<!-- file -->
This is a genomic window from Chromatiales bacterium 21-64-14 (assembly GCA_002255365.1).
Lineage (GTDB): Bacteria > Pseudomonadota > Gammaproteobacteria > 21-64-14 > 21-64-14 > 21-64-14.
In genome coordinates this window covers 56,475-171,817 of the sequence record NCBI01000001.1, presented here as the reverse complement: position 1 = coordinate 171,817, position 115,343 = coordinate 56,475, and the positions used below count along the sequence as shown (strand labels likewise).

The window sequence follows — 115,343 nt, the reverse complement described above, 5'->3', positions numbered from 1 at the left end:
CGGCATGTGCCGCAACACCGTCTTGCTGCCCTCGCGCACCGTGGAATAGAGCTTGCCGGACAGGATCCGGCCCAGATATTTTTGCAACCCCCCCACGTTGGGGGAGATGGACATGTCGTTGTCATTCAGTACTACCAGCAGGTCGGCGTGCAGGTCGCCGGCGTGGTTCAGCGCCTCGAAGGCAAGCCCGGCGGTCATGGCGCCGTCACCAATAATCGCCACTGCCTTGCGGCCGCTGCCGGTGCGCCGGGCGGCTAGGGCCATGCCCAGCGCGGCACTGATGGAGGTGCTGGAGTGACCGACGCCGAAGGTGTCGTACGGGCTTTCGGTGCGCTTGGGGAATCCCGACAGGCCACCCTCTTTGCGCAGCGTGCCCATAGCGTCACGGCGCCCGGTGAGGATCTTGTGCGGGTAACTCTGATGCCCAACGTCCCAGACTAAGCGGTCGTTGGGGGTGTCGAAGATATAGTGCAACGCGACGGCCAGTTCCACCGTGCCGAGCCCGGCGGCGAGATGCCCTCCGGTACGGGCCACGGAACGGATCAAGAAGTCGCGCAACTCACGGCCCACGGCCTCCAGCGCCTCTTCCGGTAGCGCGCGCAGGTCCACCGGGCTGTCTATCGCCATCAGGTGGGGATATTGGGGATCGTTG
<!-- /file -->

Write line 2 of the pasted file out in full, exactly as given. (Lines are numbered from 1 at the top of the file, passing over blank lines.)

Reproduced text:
Lineage (GTDB): Bacteria > Pseudomonadota > Gammaproteobacteria > 21-64-14 > 21-64-14 > 21-64-14.